Trust in God’s Grace

But now apart from the law the righteousness of God has been made known, to which the Law and the Prophets testify.  This righteousness is given through faith in Jesus Christ to all who believe. There is no difference between Jew and Gentile, for all have sinned and fall short of the glory of God, and all are justified freely by his grace through the redemption that came by Christ Jesus.  God presented Christ as a sacrifice of atonement, through the shedding of his blood—to be received by faith. He did this to demonstrate his righteousness, because in his forbearance he had left the sins committed beforehand unpunished — he did it to demonstrate his righteousness at the present time, so as to be just and the one who justifies those who have faith in Jesus.

Where, then, is boasting? It is excluded. Because of what law? The law that requires works? No, because of the law that requires faith.  For we maintain that a person is justified by faith apart from the works of the law.  Or is God the God of Jews only? Is he not the God of Gentiles too? Yes, of Gentiles too, since there is only one God, who will justify the circumcised by faith and the uncircumcised through that same faith.  Do we, then, nullify the law by this faith? Not at all! Rather, we uphold the law.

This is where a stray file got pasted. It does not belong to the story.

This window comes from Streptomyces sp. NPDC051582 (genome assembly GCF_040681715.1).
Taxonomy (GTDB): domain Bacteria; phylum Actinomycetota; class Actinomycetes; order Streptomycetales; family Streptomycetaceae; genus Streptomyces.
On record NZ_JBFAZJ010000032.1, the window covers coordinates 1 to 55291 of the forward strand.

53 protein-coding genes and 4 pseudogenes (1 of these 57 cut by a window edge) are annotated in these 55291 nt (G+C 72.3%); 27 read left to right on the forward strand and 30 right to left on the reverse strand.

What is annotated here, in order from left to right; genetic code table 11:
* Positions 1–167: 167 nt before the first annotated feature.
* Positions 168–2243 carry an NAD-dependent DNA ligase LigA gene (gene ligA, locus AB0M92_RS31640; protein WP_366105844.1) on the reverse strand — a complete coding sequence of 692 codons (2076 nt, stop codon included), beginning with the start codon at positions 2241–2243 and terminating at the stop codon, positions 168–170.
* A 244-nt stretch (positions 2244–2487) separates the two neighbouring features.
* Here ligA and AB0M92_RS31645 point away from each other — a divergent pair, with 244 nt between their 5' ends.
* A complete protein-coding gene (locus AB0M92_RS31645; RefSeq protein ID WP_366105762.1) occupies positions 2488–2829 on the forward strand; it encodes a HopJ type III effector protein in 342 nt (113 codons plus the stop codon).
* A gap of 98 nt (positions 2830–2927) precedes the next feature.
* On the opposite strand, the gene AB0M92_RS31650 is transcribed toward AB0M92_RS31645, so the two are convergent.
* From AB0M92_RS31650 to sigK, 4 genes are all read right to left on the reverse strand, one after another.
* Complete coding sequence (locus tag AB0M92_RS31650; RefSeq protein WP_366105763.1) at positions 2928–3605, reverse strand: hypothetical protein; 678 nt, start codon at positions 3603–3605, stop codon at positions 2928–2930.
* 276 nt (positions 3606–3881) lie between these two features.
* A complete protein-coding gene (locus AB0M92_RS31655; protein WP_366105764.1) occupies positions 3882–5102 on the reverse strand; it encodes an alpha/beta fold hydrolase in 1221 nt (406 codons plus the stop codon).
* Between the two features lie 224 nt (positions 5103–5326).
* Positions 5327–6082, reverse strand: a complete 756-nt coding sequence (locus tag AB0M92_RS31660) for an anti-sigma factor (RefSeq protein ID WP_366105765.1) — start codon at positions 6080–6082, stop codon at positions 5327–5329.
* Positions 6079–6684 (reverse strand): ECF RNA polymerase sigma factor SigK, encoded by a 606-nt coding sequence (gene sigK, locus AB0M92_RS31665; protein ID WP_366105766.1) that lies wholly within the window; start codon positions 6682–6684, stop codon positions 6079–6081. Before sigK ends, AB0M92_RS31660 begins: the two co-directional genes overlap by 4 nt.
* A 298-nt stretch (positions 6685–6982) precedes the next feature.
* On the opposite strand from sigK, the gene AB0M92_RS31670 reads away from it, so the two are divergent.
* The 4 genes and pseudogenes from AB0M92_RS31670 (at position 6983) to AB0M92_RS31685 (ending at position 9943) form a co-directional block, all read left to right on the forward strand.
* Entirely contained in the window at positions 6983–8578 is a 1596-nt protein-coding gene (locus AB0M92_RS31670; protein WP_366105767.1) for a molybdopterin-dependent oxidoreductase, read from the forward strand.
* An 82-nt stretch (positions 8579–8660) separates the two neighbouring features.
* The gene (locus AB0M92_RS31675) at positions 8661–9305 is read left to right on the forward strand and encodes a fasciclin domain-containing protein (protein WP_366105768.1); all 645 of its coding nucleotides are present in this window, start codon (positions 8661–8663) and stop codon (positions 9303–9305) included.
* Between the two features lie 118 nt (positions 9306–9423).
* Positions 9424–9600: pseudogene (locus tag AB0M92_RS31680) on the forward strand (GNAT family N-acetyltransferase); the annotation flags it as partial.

–          Romans 3:21-31



About ten days ago, I posted my latest attempt at my testimony.  I called it my ‘Umpteenth’.  Even then, I may have left something ambiguous.


A friend commented that he rarely ever heard a testimony from a good person.  Those were rare.


I first thought that he had understood where I was coming from.  Later, I wondered if he was using sarcasm to remind me of Romans 3:23 (in the Scripture above) or Jesus commenting that only One was ‘good’.


From the first viewpoint, I meant that I always followed the rules.  If Pharisees were in charge today, I would have been an up-and-comer Pharisee.  I feel we need more of those kinds of testimonies.  There are a lot of people, who I might call ‘the walking dead’ sitting next to you in the pew at church.  They have always been ‘good’, and because of their ‘goodness’, they never see a need for a personal relationship with Jesus.  They think they are doing fine on their own.  When they get an empty feeling (the Holy Spirit trying to wake them up to the reality that they lack Jesus in their lives), they go on a mission trip or some other ‘good’ activity.  They fill that empty feeling with more ‘goodness’.  Goodness that has them destined for Hell.


Those people are very hard to reach, because their works confirm that they do not need a relationship with Jesus (as they are ignoring the Scripture above); they can just wear Jesus on Sunday.  I am not saying impossible to reach, just hard.  Anything is possible with Jesus.  He saved me, a really hardcase ‘good guy’.